Photos by Ralph Freso
Juan Robles’ six employees all live in the neighborhood and walk to work at Juanderful Tacos, where a salt shaker is labeled "love" and a recipe "Mom's Green Salsa."
It’s a small taco shop on 37th Avenue and Camelback that carries his story of adjusting to find the right recipe for your life. It's also an example of Grand Canyon University graduates who took their education into the nearby neighborhood and started giving back.
Robles initially thought, after his parents came to the U.S. from Mexico when he was a youngster, that one day he would help others with legal issues of immigration. So he majored in government with an emphasis in legal studies at nearby GCU.
He worked full time during college and graduated debt-free in 2018 after finishing an internship as a paralegal at a law firm and was ready to take his law school entrance exam. The immigration law firm sent him to Immigration and Customs Enforcement facilities to gather personal stories of immigrants.
“It was emotional, I could see my parents in the same situation. I would come back crying,” he said.
He just couldn’t do it.
Robles instead began work as a claims adjuster for an automobile insurance company, where he sat in a cubicle “with a big corporate job making decent money ... But it wasn’t something I was passionate about.”
One Friday in 2020, watching the clock slowly click to 5, he filed the paperwork to create an LLC, “something to give myself a little more purpose.”
“It hit me. I love the kitchen. I love cooking. I love food. Growing up, that’s where my dad showed his love for me,” he said. “Being in the kitchen and making food, it’s like an extension of how I express my love.”
Juanderful Tacos remained just an idea for more than a year during the pandemic, when he turned to his wife, Evelyn, a GCU graduate in health care administration, and told her it was time. He was going to make some tacos and sell them in the backyard.
“We were both in a rut and being home, clocking out and sitting on the couch,” he said.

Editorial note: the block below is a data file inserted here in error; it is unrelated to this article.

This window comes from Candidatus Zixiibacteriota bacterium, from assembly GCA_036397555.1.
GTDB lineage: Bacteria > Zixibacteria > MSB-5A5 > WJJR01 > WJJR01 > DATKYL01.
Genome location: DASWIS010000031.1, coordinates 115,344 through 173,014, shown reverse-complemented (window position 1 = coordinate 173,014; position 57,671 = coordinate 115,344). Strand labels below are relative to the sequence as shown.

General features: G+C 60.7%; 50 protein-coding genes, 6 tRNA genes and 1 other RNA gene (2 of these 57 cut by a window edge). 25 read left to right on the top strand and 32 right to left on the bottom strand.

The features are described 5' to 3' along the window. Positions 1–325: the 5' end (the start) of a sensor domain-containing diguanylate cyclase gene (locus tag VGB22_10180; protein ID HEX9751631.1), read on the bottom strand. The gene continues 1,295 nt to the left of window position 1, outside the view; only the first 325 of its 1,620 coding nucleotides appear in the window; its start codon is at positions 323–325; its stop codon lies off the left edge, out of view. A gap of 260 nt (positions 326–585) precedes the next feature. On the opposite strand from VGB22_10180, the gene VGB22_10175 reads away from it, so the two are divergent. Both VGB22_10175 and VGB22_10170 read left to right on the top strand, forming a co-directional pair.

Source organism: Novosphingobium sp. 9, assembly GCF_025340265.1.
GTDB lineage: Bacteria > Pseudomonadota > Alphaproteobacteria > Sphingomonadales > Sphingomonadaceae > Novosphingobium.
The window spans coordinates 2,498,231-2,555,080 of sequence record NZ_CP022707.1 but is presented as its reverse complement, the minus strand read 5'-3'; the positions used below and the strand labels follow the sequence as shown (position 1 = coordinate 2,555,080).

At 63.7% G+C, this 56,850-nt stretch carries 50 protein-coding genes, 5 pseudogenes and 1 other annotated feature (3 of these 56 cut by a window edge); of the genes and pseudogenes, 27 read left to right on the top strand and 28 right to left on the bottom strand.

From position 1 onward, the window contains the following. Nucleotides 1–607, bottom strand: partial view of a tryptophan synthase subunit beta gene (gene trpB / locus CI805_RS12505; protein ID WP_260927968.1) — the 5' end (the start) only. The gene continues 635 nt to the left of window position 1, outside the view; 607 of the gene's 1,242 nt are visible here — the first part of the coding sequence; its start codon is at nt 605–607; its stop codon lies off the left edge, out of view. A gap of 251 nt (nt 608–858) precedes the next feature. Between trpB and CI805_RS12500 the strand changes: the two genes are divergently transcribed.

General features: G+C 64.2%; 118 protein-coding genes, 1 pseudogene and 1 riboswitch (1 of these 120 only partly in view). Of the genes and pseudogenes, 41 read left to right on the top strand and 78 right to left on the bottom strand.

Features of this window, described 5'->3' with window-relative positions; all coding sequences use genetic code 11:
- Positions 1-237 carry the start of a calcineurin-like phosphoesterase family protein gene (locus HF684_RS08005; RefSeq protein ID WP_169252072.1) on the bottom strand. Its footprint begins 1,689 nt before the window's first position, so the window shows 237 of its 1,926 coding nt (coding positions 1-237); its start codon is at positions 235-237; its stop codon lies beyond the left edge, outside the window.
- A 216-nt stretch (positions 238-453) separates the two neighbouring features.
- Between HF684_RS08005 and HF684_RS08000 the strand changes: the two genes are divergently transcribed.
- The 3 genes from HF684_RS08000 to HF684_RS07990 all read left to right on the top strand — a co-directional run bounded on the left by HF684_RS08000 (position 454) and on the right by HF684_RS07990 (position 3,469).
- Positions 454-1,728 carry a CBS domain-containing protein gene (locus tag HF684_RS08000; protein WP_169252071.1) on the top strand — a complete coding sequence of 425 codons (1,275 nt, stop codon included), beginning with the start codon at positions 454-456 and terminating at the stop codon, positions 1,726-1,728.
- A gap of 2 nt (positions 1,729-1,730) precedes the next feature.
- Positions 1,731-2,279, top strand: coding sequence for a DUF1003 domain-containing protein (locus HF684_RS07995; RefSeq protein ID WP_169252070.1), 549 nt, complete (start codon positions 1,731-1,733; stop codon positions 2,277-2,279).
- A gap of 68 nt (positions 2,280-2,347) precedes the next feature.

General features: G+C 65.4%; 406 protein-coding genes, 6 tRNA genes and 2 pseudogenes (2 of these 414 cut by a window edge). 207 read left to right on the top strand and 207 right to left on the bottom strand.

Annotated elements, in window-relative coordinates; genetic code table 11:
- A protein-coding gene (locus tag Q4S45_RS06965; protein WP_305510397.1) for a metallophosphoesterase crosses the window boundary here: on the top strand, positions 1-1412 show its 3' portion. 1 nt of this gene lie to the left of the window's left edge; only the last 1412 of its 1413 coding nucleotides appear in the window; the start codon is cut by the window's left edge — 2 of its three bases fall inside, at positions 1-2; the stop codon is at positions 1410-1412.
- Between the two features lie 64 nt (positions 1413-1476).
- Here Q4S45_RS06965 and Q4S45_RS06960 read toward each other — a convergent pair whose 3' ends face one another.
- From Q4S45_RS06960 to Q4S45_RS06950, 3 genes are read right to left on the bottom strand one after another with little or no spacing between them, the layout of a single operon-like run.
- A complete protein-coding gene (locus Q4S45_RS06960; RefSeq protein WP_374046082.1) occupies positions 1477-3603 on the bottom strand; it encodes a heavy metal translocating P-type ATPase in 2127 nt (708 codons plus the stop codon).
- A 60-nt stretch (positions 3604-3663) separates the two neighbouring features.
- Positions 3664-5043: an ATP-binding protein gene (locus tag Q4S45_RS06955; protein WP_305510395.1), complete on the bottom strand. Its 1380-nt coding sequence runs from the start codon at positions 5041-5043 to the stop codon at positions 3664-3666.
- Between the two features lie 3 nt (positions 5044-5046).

“Let’s do it.”
It was a Wednesday. They would make tacos and sell them on Saturday.
“I don’t think I’ve ever been more stressed out in my life on that day,” Evelyn Gomez Robles said.
Family members pitched in, and they invited friends to try the tacos. They were a hit, and after a few backyard Saturdays, the couple soon bought a taco cart. They began selling on weekends outside a downtown bar, and in the parking lot outside Evelyn’s sister’s ice cream shop, Zion Latin Delights.
By the end of 2021, a space came open in the same little corner strip mall of mostly local businesses catering to the Latino community, two doors down from that ice cream shop. Robles’ parents borrowed money for them to buy equipment.
They swung the doors open in February 2022.
They decided to stick to a small menu, a handful of street taco options and a burrito, all made fresh every day, including mom's salsa.
“I didn’t know how before, but I learned to make tortillas,” Evelyn said. “Now I teach those that come in how to do it.”
Evelyn kept her full-time job filing claims for a medical insurance company, while Juan joined GCU as a student services counselor, working remotely with students on the East Coast from 6 a.m. to 2 p.m. Then he heads to the taco shop.
“To immigrate to this country, my parents had to sacrifice a lot. My mom is college-educated, and she dropped it all to come here and clean toilets,” Juan Robles said. “So being able to have this restaurant, and for it to be a representation of who they are and what they’ve passed on, I feel like I am building a legacy — there is fruition to their sacrifice.”
That means some weeks are 100 hours.
“I have affirmations on my phone of the reasons why. On top of my list: ‘It’s bigger than me.’ It’s not just about me. For you and me to sit here today, we had to have two parents, four grandparents, eight great-grandparents and so on up the family tree. Thousands of people came before us to have this conversation right now.
“When I think of that, I don’t take it lightly. I think about the people that came before me.”
He says he kept the prices low — $2.89 for a taco — because they are conscious of living in an immigrant community.
It’s something he heard as both a student and now a counselor at GCU, “that the big mission of GCU is to plant seeds in the neighborhood and see those seeds flourish.
“I took that personally. That is what we are doing here.”
He has six employees, all are immigrants. “That is six local families benefiting from it. So it’s very personal.”
The taco shop is bright and tidy with an outdoor patio strung with lights over three large picnic tables, popular with GCU students who can wander just a couple blocks down from campus and join local residents, especially on $2 taco Tuesday.
“My passions are for helping out the neighborhood community, for showing grace with what we do and how to conduct ourselves, and for food,” he said.
“That’s our story, man. It is hard. But people have the idea that you have to know what you are doing and have the assets and all the connections. Truth is, you just got to do it. Just do it and learn as you go. That could apply to wanting to be a better Christian or apply to starting a new hobby. Just fall in love with the process.
“I never have to live with 'what if.' I did it. Here we are, we’re hustling.”